Kathmandu Holdings' earnings dropped by almost $6 million in the 26 weeks to January 31 and the company has concerns about its second-half performance.
The dual-listed retailer posted an $8.1m net profit after tax in the first half of the financial year, down $5.8m from the $14m posted the same time last year.
Its net profit after tax for the period excluding acquisitions costs associated with the takeover of surfing brand Rip Curl was $18m.
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The outdoor equipment and apparel retailer made $363.7m in sales in its first six months of trade, up almost 57 per cent on the same time last year.
Kathmandu sales in the period were up 0.4 per cent in the period while Rip Curl sales were up 3.7 per cent.
While the company says the progress was encouraging, its earnings for the remainder of the year will likely take a big hit due to disruption caused by Covid-19 as its 340 Kathmandu and Rip Curl stores remain closed due to the outbreak.
Kathmandu was placed into a trading halt yesterday morning ahead of a $200 million equity capital raise.
The company confirmed this today, announcing to the NZX that it intended to launch a fully underwritten $207m equity raise at an offer price of 50 cents per share to keep it going if disruption from Covid-19 continues.
Xavier Simonet, Kathmandu group chief executive, said the raise was intended to strengthen the group's balance sheet and "ensure the group is strongly capitalised" through current market uncertainties caused by the pandemic.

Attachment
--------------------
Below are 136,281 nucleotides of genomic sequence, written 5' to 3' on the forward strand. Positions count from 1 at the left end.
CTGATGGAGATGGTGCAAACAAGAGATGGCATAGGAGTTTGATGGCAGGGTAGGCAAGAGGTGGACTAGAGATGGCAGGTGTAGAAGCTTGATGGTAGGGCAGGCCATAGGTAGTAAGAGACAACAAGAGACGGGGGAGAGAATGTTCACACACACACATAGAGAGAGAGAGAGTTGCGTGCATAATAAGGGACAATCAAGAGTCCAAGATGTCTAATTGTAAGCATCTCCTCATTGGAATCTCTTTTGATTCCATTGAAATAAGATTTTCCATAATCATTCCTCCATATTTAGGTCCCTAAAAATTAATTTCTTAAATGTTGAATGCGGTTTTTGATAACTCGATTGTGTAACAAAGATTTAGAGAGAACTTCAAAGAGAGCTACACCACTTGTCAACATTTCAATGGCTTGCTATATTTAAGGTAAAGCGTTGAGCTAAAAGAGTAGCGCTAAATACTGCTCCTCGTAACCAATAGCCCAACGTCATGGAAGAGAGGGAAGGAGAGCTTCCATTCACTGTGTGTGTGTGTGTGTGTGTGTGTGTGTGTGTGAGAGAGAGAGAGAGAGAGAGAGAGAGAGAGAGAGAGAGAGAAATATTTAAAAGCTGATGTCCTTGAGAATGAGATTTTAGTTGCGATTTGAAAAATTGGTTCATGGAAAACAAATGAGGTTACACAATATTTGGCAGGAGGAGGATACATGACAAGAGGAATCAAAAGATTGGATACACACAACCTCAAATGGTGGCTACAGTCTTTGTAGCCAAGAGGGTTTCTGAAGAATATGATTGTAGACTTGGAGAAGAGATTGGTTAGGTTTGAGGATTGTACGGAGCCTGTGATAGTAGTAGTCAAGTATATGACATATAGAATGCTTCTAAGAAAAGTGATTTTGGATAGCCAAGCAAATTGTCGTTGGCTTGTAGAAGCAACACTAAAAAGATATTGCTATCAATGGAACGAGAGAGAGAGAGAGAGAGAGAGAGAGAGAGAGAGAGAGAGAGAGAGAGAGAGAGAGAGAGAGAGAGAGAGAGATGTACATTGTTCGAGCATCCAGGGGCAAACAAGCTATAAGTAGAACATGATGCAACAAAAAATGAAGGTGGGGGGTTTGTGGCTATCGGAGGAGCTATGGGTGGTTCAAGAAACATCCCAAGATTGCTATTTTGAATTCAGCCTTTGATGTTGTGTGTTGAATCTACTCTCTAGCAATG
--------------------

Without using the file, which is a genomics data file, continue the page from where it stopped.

"The group's first-half financial results highlight the strength of our three global brands, Kathmandu, Rip Curl and Oboz. These results also show the strong position we would have been in to drive the next wave of our growth in line with our long-term diversification strategy had the global COVID-19 pandemic not occurred," Simonet said in the market announcement.
"In this situation of uncertainty and challenges, the health and wellbeing of our team and customers is paramount, while we maintain business continuity and ensure we are well positioned to bounce back quickly when more normal operating conditions return."
Simonet said the funds raised would provide liquidity and funding in the medium-term should it experience prolonged effects of the pandemic.
The company expected Covid-19 to have "material adverse impact" on its earnings over the next 12 months, he said.
The second half of the financial year for Kathmandu is typically its most important due to the seasonal nature of the company's products, such as its winter jackets. Its second-half of trade has historically provided a larger portion of sales and net profit for the full year.
Kathmandu last week announced it had implemented a number of strategies to reduce its costs following disruption from Covid-19. It senior management team took a 20 per cent salary reduction and a large number of its incoming inventory orders were cancelled.
It has reduced its employees working hours and ceased working with its casual staff.